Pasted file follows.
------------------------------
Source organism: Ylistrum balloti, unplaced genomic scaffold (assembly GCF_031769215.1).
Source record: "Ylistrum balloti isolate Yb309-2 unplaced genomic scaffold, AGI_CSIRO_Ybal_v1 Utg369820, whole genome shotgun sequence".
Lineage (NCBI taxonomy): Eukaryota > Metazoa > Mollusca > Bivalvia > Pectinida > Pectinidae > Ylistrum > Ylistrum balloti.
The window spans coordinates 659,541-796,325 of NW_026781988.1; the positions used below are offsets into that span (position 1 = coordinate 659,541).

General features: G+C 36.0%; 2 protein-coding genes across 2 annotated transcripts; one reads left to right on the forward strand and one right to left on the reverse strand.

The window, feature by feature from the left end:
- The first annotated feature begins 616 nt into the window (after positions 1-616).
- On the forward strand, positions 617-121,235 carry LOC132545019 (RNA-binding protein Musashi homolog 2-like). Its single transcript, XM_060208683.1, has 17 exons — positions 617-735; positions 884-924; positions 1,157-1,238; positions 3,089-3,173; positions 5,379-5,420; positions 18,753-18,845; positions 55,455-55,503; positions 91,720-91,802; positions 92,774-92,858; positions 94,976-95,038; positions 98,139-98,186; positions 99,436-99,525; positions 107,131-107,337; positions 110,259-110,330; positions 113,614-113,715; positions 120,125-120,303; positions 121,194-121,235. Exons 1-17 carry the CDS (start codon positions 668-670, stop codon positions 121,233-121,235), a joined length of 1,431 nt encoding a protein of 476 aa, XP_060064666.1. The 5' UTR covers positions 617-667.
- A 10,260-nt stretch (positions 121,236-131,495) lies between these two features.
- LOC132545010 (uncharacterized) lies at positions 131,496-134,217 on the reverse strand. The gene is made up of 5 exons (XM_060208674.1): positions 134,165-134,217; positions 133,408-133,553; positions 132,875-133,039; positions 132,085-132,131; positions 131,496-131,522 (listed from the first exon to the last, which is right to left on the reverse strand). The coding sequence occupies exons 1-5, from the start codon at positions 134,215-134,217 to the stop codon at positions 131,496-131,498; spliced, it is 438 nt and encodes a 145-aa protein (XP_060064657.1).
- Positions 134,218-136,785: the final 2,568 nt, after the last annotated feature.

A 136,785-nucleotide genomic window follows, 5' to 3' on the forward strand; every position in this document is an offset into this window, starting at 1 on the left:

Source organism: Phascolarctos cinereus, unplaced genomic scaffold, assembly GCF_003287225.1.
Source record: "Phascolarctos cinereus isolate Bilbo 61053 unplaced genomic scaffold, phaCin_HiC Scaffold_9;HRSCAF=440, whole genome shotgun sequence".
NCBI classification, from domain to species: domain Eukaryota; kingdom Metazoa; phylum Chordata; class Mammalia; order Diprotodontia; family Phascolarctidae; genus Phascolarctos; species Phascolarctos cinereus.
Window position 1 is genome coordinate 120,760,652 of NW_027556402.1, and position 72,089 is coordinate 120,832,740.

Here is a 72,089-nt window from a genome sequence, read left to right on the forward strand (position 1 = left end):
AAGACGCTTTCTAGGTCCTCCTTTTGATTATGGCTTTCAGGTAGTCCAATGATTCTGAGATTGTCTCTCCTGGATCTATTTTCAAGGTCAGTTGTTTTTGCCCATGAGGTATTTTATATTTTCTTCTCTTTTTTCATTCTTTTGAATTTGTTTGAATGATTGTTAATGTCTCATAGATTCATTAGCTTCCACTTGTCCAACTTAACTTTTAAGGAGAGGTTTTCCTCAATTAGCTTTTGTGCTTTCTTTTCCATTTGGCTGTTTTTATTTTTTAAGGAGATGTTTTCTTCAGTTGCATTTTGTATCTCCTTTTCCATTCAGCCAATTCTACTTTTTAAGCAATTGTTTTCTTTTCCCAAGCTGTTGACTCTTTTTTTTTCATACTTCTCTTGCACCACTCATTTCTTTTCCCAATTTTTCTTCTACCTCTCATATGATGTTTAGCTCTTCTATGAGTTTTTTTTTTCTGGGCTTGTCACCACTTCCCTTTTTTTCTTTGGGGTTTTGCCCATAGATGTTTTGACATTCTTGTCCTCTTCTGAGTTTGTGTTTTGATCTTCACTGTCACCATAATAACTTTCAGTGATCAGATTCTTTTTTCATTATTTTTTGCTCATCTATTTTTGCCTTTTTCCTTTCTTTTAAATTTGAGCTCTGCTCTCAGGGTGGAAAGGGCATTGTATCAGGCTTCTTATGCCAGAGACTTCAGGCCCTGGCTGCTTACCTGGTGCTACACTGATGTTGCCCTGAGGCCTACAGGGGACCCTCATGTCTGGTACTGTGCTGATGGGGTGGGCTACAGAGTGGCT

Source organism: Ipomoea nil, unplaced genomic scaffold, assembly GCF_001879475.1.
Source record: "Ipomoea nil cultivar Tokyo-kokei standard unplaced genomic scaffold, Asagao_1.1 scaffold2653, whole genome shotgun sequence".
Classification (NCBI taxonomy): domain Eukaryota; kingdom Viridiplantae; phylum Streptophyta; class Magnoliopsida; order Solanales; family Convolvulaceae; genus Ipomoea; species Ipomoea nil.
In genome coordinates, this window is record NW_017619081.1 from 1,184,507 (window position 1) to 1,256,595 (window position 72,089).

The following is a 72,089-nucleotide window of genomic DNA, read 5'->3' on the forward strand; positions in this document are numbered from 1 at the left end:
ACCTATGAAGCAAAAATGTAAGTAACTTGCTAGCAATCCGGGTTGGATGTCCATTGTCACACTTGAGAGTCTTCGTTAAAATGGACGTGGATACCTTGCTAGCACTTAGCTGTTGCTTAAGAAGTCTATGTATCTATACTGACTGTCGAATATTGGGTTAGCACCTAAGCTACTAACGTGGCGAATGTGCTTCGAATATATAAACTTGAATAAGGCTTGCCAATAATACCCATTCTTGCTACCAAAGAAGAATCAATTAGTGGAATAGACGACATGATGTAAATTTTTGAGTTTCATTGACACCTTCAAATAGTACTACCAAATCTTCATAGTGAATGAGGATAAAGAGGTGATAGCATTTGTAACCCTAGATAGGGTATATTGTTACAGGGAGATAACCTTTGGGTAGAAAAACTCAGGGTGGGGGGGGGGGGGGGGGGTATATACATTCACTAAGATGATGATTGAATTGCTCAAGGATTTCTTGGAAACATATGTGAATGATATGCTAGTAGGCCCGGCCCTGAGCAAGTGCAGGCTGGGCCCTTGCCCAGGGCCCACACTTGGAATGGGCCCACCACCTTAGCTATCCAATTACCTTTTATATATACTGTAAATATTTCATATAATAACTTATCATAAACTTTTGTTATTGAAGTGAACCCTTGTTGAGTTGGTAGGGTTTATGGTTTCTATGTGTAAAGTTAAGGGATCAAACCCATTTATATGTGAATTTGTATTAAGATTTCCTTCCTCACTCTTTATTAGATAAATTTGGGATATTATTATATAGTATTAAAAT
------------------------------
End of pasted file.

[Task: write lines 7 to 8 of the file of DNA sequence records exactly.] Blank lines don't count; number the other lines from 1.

- The first annotated feature begins 616 nt into the window (after positions 1-616).
- On the forward strand, positions 617-121,235 carry LOC132545019 (RNA-binding protein Musashi homolog 2-like). Its single transcript, XM_060208683.1, has 17 exons — positions 617-735; positions 884-924; positions 1,157-1,238; positions 3,089-3,173; positions 5,379-5,420; positions 18,753-18,845; positions 55,455-55,503; positions 91,720-91,802; positions 92,774-92,858; positions 94,976-95,038; positions 98,139-98,186; positions 99,436-99,525; positions 107,131-107,337; positions 110,259-110,330; positions 113,614-113,715; positions 120,125-120,303; positions 121,194-121,235. Exons 1-17 carry the CDS (start codon positions 668-670, stop codon positions 121,233-121,235), a joined length of 1,431 nt encoding a protein of 476 aa, XP_060064666.1. The 5' UTR covers positions 617-667.